Now, sit back and enjoy any way you prefer!! You deserve it!
Print Pin
0 from 0 votes

Sprouted Barley Butternut and Beet Salad

This hearty, healthy and tasty salad is the perfect dish for fall!
Course Salad
Cuisine American
Keyword healthy butternut salad ideas, sprouted barley, sprouted grain recipe ideas, sprouted grain salad, sprouted grains
Prep Time 10 minutes
Total Time 10 minutes
Servings 6 servings
Author Amy- A Red Spatula

Ingredients

  • 3 cups sprouted barley recipe included in post
  • 3 cups chopped butternut squash
  • 2 teaspoons olive oil
  • 1/2 teaspoon salt
  • 1 cup chopped roasted beets recipe in post
  • 1/2 cup pepitas
  • 1/4 cup pistachios
  • 1/3 cup dried cherries
  • 1 recipe warm maple dressing recipe included in post

Instructions

Roasting butternut squash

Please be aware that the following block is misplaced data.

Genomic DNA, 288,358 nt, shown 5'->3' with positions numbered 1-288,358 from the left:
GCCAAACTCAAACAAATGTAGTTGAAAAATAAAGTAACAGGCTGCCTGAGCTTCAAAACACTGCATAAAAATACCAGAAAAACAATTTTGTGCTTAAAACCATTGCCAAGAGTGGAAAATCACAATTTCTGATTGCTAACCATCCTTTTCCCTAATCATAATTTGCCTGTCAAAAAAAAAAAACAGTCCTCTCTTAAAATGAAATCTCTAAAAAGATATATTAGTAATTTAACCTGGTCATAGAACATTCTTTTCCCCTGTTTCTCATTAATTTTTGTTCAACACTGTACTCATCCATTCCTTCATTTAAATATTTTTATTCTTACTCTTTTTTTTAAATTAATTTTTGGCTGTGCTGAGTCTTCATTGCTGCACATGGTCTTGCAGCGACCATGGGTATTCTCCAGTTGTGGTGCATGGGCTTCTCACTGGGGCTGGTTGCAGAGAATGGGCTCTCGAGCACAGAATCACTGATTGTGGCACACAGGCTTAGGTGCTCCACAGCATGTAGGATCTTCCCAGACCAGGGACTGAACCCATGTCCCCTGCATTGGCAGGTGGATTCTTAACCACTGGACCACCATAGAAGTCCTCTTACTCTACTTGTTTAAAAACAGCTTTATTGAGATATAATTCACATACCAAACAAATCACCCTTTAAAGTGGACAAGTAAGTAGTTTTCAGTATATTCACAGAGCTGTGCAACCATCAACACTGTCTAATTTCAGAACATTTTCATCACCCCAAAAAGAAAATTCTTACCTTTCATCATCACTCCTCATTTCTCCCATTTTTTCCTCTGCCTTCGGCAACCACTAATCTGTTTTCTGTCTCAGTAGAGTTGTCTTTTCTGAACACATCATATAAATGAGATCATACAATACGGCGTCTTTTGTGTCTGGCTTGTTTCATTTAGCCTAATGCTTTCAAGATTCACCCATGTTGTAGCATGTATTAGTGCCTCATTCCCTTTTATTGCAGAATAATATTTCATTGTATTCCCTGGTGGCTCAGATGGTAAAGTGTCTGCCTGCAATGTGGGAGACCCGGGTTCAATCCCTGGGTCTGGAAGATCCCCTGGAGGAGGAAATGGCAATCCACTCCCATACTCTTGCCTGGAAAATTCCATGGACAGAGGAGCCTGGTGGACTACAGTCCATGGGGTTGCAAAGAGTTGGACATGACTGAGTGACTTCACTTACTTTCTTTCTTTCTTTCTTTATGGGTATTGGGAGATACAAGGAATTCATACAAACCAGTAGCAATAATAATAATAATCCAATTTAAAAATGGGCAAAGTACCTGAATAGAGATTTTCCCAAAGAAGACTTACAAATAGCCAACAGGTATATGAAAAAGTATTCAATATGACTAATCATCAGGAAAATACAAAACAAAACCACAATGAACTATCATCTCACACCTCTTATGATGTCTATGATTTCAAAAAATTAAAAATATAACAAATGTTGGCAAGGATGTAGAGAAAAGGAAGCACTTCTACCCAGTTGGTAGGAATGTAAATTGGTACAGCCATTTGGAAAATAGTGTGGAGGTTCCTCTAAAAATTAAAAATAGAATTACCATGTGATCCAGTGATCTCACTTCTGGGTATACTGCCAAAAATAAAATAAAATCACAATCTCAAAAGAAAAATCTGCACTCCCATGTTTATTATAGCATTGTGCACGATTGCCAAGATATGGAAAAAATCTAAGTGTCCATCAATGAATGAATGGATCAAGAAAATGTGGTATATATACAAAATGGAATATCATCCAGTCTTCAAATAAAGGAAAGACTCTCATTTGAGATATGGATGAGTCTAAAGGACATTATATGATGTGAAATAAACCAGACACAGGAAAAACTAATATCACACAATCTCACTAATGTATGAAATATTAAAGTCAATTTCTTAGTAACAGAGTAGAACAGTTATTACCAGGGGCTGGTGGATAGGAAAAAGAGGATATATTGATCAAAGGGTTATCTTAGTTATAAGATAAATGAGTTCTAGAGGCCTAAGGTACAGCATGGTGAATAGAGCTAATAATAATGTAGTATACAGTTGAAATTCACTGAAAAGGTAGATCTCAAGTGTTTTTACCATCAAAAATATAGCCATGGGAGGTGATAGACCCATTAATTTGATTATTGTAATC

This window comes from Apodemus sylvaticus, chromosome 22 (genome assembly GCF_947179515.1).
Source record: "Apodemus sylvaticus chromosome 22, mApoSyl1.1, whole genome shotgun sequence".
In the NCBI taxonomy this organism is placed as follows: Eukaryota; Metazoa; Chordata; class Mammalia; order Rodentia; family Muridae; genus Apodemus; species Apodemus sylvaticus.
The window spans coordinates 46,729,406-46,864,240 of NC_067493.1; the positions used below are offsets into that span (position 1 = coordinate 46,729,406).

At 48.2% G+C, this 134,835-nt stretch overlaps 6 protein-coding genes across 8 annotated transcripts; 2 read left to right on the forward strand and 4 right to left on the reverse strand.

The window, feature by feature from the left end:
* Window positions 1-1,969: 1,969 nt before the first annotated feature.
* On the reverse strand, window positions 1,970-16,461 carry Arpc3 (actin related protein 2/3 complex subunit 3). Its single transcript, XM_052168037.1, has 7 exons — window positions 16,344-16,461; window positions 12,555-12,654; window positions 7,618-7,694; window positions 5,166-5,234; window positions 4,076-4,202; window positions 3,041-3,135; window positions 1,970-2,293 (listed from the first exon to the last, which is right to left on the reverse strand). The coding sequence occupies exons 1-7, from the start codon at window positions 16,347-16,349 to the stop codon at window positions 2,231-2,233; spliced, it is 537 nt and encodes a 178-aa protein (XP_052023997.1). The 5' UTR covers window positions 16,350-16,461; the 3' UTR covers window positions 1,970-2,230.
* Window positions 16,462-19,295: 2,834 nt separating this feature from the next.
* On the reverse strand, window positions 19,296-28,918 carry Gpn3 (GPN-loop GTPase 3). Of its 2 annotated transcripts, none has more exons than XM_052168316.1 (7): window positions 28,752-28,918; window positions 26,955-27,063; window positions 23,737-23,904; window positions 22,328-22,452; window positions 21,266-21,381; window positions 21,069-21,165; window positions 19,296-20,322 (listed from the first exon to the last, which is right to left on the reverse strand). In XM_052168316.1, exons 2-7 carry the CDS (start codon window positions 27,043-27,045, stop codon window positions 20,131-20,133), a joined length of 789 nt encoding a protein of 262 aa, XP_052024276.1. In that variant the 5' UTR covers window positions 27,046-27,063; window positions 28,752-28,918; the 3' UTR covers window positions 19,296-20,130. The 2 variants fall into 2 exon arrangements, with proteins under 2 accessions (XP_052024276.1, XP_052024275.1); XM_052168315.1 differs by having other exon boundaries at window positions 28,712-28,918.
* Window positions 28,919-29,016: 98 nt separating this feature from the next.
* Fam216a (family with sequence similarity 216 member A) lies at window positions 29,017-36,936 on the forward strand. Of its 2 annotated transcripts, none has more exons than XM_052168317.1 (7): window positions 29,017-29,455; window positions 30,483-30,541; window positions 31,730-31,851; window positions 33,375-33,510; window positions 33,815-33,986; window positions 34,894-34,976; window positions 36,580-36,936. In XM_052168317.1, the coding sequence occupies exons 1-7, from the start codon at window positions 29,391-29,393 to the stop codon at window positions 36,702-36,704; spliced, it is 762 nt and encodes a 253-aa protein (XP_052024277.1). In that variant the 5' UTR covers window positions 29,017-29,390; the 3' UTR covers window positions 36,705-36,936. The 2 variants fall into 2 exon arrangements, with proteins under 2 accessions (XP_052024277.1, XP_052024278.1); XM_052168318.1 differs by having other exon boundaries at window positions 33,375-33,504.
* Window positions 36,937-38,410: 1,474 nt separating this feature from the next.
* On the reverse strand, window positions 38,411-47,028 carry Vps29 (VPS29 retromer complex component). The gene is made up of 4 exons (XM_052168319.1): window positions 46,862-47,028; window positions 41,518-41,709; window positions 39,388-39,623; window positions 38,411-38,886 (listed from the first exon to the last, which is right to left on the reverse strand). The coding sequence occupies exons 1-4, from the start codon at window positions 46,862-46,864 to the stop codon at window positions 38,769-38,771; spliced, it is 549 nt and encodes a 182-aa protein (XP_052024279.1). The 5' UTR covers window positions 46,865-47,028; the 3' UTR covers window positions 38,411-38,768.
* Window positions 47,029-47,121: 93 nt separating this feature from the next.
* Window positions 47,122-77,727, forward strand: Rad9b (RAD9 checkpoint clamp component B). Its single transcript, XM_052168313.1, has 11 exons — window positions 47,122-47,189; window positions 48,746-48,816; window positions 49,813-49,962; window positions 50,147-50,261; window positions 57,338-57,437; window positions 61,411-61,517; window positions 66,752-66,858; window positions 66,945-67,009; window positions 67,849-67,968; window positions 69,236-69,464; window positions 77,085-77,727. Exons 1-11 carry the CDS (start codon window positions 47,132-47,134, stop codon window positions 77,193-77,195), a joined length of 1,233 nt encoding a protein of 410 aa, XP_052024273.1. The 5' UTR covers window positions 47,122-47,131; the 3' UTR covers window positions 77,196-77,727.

• Preheat oven to 425 degrees.
    Line a baking sheet with parchment and set aside.
    In a small bowl, drizzle olive oil over butternut squash then sprinkle with the salt.
    Lay in single layer on parchment lined baking sheet.
    Place in oven and bake until the squash is tender.

Assembling the Salad

  • Combine all ingedients and mix carefully with a rubber spatula. I try not to mix too much as the beets dye EVERYTHING! I also set asdie some of the pepitas and cherries to place on top after plating, you can do this too if you choose.
    Whatever is not eaten the day of can easily be stored in the fridge in an airtight container for up to 3 days.
    Now, sit back and enjoy. You deserve it!!
Print Pin
0 from 0 votes

Warm maple dressing

This is the perfect dressing for any fall squash or even a warm grain salad.
Course Salad
Cuisine American
Keyword fall salad ideas, maple dressing, maple vinaigrette, warm maple dressing for salad